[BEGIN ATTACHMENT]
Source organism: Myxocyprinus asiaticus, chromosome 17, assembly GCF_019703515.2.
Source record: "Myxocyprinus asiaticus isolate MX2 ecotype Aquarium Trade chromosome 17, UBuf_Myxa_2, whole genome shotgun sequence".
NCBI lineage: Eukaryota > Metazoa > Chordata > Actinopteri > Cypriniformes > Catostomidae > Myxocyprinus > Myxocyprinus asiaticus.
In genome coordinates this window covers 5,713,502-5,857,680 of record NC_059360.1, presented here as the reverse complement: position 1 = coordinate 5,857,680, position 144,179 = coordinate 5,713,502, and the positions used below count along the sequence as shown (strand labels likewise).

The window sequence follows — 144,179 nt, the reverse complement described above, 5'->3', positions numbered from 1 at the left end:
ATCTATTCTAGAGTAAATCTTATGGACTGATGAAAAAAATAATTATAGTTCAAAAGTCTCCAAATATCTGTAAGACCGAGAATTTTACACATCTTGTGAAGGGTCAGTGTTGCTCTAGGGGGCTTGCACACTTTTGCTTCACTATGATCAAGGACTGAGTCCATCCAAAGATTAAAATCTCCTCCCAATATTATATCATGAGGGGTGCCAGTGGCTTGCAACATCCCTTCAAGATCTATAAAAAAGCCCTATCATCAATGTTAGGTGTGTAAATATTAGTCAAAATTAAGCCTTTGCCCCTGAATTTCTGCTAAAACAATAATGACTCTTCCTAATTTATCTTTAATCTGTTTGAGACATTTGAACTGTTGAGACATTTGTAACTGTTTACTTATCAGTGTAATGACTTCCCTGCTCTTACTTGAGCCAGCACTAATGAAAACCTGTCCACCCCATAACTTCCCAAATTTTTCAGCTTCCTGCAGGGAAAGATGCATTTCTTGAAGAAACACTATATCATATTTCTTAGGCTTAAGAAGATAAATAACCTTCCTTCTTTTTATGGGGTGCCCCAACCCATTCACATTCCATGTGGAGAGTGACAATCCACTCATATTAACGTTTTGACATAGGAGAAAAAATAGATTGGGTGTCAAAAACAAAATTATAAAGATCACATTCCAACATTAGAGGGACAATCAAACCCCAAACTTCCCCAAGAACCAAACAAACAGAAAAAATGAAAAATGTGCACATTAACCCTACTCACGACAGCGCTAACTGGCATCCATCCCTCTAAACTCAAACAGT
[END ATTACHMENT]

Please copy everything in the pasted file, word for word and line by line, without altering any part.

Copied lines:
Source organism: Myxocyprinus asiaticus, chromosome 17, assembly GCF_019703515.2.
Source record: "Myxocyprinus asiaticus isolate MX2 ecotype Aquarium Trade chromosome 17, UBuf_Myxa_2, whole genome shotgun sequence".
NCBI lineage: Eukaryota > Metazoa > Chordata > Actinopteri > Cypriniformes > Catostomidae > Myxocyprinus > Myxocyprinus asiaticus.
In genome coordinates this window covers 5,713,502-5,857,680 of record NC_059360.1, presented here as the reverse complement: position 1 = coordinate 5,857,680, position 144,179 = coordinate 5,713,502, and the positions used below count along the sequence as shown (strand labels likewise).

The window sequence follows — 144,179 nt, the reverse complement described above, 5'->3', positions numbered from 1 at the left end:
ATCTATTCTAGAGTAAATCTTATGGACTGATGAAAAAAATAATTATAGTTCAAAAGTCTCCAAATATCTGTAAGACCGAGAATTTTACACATCTTGTGAAGGGTCAGTGTTGCTCTAGGGGGCTTGCACACTTTTGCTTCACTATGATCAAGGACTGAGTCCATCCAAAGATTAAAATCTCCTCCCAATATTATATCATGAGGGGTGCCAGTGGCTTGCAACATCCCTTCAAGATCTATAAAAAAGCCCTATCATCAATGTTAGGTGTGTAAATATTAGTCAAAATTAAGCCTTTGCCCCTGAATTTCTGCTAAAACAATAATGACTCTTCCTAATTTATCTTTAATCTGTTTGAGACATTTGAACTGTTGAGACATTTGTAACTGTTTACTTATCAGTGTAATGACTTCCCTGCTCTTACTTGAGCCAGCACTAATGAAAACCTGTCCACCCCATAACTTCCCAAATTTTTCAGCTTCCTGCAGGGAAAGATGCATTTCTTGAAGAAACACTATATCATATTTCTTAGGCTTAAGAAGATAAATAACCTTCCTTCTTTTTATGGGGTGCCCCAACCCATTCACATTCCATGTGGAGAGTGACAATCCACTCATATTAACGTTTTGACATAGGAGAAAAAATAGATTGGGTGTCAAAAACAAAATTATAAAGATCACATTCCAACATTAGAGGGACAATCAAACCCCAAACTTCCCCAAGAACCAAACAAACAGAAAAAATGAAAAATGTGCACATTAACCCTACTCACGACAGCGCTAACTGGCATCCATCCCTCTAAACTCAAACAGT